Saudi Aramco is still planning to tender the engineering services contract, the maintain potential programme (MPP), in late 2012 despite it being delayed for the past five months.

The MPP covers the maintenance schedules for all of Aramco’s offshore facilities and is currently held by Australia’s WorleyParsons.

The Australian company has 350 personnel working on the MPP in the Eastern Province and has been the holder of the contract for the last nine years. MEED reported in May that WorleyParsons would have been open to another two-year extension, but this is an extremely unlikely scenario.

“There have been some delays while Aramco works out exactly what it wants the MPP contract to look like,” says a Middle East-based engineering source. “It is looking like it will be a standalone deal and not be attached to the general engineering services plus (GES-plus) contract. Aramco wants to keep it separate and a tender should go out in November or December.”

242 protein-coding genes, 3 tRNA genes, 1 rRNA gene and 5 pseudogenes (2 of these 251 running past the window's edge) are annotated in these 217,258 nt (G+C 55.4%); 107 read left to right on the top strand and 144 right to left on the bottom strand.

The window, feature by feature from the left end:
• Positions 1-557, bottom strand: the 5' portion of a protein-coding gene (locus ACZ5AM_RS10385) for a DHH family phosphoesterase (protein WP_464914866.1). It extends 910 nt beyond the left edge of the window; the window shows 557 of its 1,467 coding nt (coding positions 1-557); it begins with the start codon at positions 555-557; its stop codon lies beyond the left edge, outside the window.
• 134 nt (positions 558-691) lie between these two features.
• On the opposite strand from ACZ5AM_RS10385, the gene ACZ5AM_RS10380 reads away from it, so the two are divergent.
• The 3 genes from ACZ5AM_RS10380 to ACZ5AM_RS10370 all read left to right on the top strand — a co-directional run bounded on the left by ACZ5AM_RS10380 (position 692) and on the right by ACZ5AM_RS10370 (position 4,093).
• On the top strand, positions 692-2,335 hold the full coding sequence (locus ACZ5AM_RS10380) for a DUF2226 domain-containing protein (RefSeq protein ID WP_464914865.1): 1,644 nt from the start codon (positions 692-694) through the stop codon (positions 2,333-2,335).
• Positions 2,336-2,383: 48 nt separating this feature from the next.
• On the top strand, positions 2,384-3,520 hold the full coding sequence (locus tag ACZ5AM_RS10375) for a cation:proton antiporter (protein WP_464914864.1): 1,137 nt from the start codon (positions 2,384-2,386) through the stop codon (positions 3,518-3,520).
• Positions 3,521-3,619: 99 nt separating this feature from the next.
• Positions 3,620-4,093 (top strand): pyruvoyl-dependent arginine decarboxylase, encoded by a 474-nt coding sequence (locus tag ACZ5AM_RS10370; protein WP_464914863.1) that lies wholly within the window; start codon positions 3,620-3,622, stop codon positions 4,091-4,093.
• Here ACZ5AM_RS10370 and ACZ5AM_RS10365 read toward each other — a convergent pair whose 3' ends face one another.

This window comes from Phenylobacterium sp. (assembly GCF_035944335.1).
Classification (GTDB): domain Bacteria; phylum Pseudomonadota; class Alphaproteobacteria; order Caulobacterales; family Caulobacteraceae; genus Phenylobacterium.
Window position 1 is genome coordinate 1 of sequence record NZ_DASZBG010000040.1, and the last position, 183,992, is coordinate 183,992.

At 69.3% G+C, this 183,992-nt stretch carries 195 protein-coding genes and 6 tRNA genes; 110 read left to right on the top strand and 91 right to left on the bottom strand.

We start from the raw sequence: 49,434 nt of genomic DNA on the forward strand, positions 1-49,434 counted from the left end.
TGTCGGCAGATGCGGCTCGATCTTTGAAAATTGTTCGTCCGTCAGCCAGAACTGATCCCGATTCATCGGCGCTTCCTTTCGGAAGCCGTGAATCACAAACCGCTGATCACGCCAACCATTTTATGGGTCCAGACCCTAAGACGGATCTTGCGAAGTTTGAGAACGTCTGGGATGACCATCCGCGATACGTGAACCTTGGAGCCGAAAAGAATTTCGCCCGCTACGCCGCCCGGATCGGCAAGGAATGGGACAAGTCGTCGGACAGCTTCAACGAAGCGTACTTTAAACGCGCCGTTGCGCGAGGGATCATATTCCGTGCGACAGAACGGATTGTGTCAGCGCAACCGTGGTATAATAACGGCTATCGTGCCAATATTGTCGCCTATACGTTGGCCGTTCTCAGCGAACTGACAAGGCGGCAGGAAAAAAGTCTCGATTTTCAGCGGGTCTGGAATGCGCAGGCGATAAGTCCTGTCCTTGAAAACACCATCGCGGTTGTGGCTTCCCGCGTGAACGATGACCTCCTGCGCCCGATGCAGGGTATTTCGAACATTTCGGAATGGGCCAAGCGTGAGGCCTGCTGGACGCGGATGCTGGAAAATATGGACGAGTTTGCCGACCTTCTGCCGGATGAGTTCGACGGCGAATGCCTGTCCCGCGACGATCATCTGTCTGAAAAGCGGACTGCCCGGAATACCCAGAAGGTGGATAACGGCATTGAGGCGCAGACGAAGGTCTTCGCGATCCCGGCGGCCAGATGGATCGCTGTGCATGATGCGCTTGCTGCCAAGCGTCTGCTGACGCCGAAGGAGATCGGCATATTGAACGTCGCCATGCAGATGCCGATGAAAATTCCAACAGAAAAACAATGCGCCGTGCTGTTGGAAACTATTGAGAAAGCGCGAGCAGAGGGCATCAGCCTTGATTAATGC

GES-plus signatories

  • KBR (US)
  • Jacobs Engineering (US)
  • Foster Wheeler (US)
  • Mustang (US)
  • SNC Lavalin (Canada)

Source: MEED

The GES-plus contract has been designed by Aramco to give Saudis engineering and project management consultancy experience by keeping the work in the kingdom. Five international companies have established joint ventures with local engineering consultancies and will work on major projects for Aramco in-country.

The current signatories are the US’ KBR, Jacobs Engineering, Foster Wheeler and Mustang Engineering as well as Canada’s SNC Lavalin.

The initial GES-plus contract contained a guarantee of at least a million man-hours a year, but sources in Saudi Arabia’s oil and gas industry have indicated that 5 million hours a year may be a difficult target to maintain in the long-term.  

WorleyParsons is not a GES-plus signatory, but was on the initial shortlist of seven companies alongside France’s Technip.

Since 2003, the work WorleyParsons has delivered includes 40 new platforms, 85 platform upgrades, 165km of pipelines, 100km of submarine power cables, five cranes and more than 300 well hook-ups.

Aramco also has a long-term agreement with the US’ McDermott and Italy’s Saipem which covers engineering, procurement and construction work for its offshore operations.